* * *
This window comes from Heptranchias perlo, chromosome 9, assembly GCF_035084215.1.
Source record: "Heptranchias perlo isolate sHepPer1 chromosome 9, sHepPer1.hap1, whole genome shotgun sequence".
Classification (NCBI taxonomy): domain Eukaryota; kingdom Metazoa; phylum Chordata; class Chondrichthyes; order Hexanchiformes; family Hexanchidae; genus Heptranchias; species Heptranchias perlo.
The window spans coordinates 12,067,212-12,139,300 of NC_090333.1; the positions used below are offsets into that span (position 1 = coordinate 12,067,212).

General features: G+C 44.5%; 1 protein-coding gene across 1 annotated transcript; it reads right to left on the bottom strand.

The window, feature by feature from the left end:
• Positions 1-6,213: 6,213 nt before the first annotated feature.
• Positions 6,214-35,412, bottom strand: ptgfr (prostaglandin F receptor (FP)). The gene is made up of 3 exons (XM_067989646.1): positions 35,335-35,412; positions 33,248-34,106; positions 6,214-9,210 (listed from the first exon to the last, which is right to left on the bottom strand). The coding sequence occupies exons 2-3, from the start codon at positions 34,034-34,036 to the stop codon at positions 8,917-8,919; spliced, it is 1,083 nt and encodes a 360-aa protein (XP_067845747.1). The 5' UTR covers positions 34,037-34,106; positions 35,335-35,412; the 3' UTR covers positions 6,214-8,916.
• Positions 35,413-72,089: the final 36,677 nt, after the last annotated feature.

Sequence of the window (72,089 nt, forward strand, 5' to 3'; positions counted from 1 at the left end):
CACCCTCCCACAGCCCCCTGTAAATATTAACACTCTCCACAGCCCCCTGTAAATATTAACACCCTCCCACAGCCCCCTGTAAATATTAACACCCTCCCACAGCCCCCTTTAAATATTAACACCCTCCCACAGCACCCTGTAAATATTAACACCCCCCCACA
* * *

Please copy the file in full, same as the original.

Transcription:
This window comes from Heptranchias perlo, chromosome 9, assembly GCF_035084215.1.
Source record: "Heptranchias perlo isolate sHepPer1 chromosome 9, sHepPer1.hap1, whole genome shotgun sequence".
Classification (NCBI taxonomy): domain Eukaryota; kingdom Metazoa; phylum Chordata; class Chondrichthyes; order Hexanchiformes; family Hexanchidae; genus Heptranchias; species Heptranchias perlo.
The window spans coordinates 12,067,212-12,139,300 of NC_090333.1; the positions used below are offsets into that span (position 1 = coordinate 12,067,212).

General features: G+C 44.5%; 1 protein-coding gene across 1 annotated transcript; it reads right to left on the bottom strand.

The window, feature by feature from the left end:
• Positions 1-6,213: 6,213 nt before the first annotated feature.
• Positions 6,214-35,412, bottom strand: ptgfr (prostaglandin F receptor (FP)). The gene is made up of 3 exons (XM_067989646.1): positions 35,335-35,412; positions 33,248-34,106; positions 6,214-9,210 (listed from the first exon to the last, which is right to left on the bottom strand). The coding sequence occupies exons 2-3, from the start codon at positions 34,034-34,036 to the stop codon at positions 8,917-8,919; spliced, it is 1,083 nt and encodes a 360-aa protein (XP_067845747.1). The 5' UTR covers positions 34,037-34,106; positions 35,335-35,412; the 3' UTR covers positions 6,214-8,916.
• Positions 35,413-72,089: the final 36,677 nt, after the last annotated feature.

Sequence of the window (72,089 nt, forward strand, 5' to 3'; positions counted from 1 at the left end):
CACCCTCCCACAGCCCCCTGTAAATATTAACACTCTCCACAGCCCCCTGTAAATATTAACACCCTCCCACAGCCCCCTGTAAATATTAACACCCTCCCACAGCCCCCTTTAAATATTAACACCCTCCCACAGCACCCTGTAAATATTAACACCCCCCCACA